Eberlein, T. J. Yearbook of Surgery 2006, 322–324.
is mapped into this sequence:
start capitalized-word comma uppercase-letter dot uppercase-letter dot capitalized-word lowercase-word capitalized-word year comma number dash number dot end
This transformation effectively brings together different words, as long as their form is the same.
After transforming the reference string we extract 2-grams, 3-grams and 4-grams. The values of the features are TF-IDF weights.
Some example features in our representation include:
lowercase-word lowercase-word lowercase-word lowercase-word - a sequence of four lowercase words. It is most likely the part of the article title and won’t have a huge impact on the decision about the citation style.
capitalized-word comma uppercase-letter dot - typical representation of an author in some styles, where the first name is given as an initial only and follows the last name.
left-parenthesis year right-parenthesis - typical for styles that enclose the year in parentheses.
number dash number - this sequence is most likely pages range.
Based on these results, logistic regression was chosen as the algorithm with the best mean accuracy and the lowest variance of the results.
Final accuracy estimation
The final model was trained on the entire training set and evaluated on the test set. As evaluation metric accuracy was used. In this case, accuracy is simply the fraction of the references in the test set correctly classified by the classifier.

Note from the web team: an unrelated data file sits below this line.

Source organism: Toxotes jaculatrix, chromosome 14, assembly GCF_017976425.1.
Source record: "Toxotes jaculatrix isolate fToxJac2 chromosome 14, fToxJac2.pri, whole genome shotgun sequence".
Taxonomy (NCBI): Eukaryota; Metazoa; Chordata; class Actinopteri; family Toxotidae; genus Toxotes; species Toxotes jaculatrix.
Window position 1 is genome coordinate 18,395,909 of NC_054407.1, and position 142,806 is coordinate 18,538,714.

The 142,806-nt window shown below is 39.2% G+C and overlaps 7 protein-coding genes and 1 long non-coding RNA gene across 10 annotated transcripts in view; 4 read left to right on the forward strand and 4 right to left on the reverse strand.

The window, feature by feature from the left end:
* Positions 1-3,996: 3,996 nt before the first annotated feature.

The accuracy on the test set was 94.7%. The confusion matrix shows which styles were most often confused with each other:
The most often confused styles are chicago-author-date and american-sociological-association. Let’s see some example strings from these two styles:
Legros, F. 2003. "Can Dispersive Pressure Cause Inverse Grading in Grain Flows?: Reply." Journal of Sedimentary Research 73(2):335–335
Legros, F. 2003. "Can Dispersive Pressure Cause Inverse Grading in Grain Flows?: Reply." Journal of Sedimentary Research 73 (2) : 335–335
Clarke, Jennie T. 2011. "Recognizing and Managing Reticular Erythematous Mucinosis." Archives of Dermatology 147(6):715
Clarke, Jennie T. 2011. "Recognizing and Managing Reticular Erythematous Mucinosis." Archives of Dermatology 147 (6) : 715
Chalmers, Alan, and Richard Nicholas. 1983. "Galileo on the Dissipative Effect of a Rotating Earth." Studies in History and Philosophy of Science Part A 14(4):315–40
Chalmers, Alan, and Richard Nicholas. 1983. "Galileo on the Dissipative Effect of a Rotating Earth." Studies in History and Philosophy of Science Part A 14 (4) : 315–340
It seems that the styles are indeed very similar. The strings look almost identical, apart from spacing, which is not included in any way in our feature representation. No wonder that the classifier confuses these two styles a lot.
A more detailed analysis of the classifier can be found here.